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Spacetech startup Bellatrix Aerospace successfully tests India’s first privately built Hall Thruster

In a first in India, spacetech startup Bellatrix Aerospace has successfully tested the country’s first privately built Hall Thruster, a highly efficient electric propulsion system that’s ideal for micro-satellites weighing 50-500 kg and can be scaled up for heavier satellites.

Bellatrix is working towards flying this thruster on a satellite mission in the coming months, which it expects will open the space transportation company’s gateway to the commercial market by the end of this year, the startup said, adding that this thruster also forms a critical technology for the space taxi that it is developing.

“With this addition to our portfolio, we are in a position to offer best-in-class electric propulsion systems. We have designed this thruster with numerous considerations that make it an ideal engine to power the major satellite constellations that will be launched during this decade. Our Microwave Plasma Thrusters offer the highest thrust-to-power ratio for heavier satellites”, says Bellatrix CEO and CTO Rohan M Ganapthy.

The startup had earlier developed the world’s first commercial Microwave Plasma Thruster, which used water as fuel and for which it had bagged an order from the Indian Space Research Organisation (ISRO).

The team of Bellatrix Aerospace at work at IISc.

Compared to conventional chemical propulsion technologies, electric propulsion systems offer much higher specific impulse, or mileage, thus allowing satellites to carry more useful transponders and achieve 3X higher return on investment. Initially developed in Russia, the hall thruster technology is, today, the most reliable and time tested electric propulsion system in the market. 

“Heaterless cathode technology is the key innovation that sets us apart from the competition by increasing the life and redundancy of the system. We are also the first in the country to have designed it to operate efficiently at very low current levels. The entire team of scientists and advisors at our Electric Propulsion System Division (EPSD) have put in relentless efforts to prove this can be independently done in India by a private company from scratch,” Rohan adds.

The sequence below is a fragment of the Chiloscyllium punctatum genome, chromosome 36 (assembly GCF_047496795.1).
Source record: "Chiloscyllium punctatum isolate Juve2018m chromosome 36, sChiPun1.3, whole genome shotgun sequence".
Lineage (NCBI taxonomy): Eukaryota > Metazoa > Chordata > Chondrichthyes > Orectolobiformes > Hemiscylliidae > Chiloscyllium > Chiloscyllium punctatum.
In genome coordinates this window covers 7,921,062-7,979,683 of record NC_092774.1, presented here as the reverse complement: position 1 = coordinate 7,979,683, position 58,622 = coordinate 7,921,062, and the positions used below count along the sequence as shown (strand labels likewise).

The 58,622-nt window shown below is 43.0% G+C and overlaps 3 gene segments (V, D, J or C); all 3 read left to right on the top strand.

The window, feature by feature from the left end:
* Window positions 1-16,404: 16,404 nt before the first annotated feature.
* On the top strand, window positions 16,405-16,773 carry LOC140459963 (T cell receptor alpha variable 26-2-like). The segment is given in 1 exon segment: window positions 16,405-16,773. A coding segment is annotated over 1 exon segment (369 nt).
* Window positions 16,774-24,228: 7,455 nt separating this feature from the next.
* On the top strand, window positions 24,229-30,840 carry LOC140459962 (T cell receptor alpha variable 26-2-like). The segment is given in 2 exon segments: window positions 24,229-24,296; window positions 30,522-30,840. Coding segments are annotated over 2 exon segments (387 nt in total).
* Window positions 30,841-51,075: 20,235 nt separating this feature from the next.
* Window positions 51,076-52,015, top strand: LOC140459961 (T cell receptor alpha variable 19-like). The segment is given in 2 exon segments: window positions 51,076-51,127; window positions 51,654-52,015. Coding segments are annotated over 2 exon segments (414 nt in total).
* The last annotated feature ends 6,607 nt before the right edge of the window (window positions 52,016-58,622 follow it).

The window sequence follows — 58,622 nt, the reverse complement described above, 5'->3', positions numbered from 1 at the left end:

Bellatrix’s low-power Hall Thruster being tested inside an ultra-high vacuum test facility (Source: Bellatrix)

Bellatrix, which has been working on this technology in stealth mode for the past four years, said tests for its new thruster, which uses Xenon as fuel, were carried out at its Spacecraft Propulsion Research Laboratory at the Society for Innovation and Development (SID) at the Indian Institute of Science, Bengaluru.

The startup is working on other proprietary propellants that can make the propulsion system more compact and cost-efficient, it said. 


Rajesh Natarajan, a senior scientist at the spacetech starup’s EPSD division, says “The major challenge around Hall Thrusters comes with the complex plasma physics and precise engineering involved in taming the plasma behaviour. The plasma must be isolated from the walls of the thruster; hence, the smaller the thruster, the more complex it gets. The way to achieve this is less known. We have succeeded in developing the smallest Hall Thruster in the country.”


Founded in 2015, Bengaluru-based Bellatrix is an IP-driven spacetech startup providing full-suite solution for spacecraft propulsion systems. Earlier in the year, Bellatrix had announced collaborations with other spacetech startups such as Skyroot Aerospace, SatSure, and Dhruva Space on its ambitious orbital transfer vehicle (OTV) mission.

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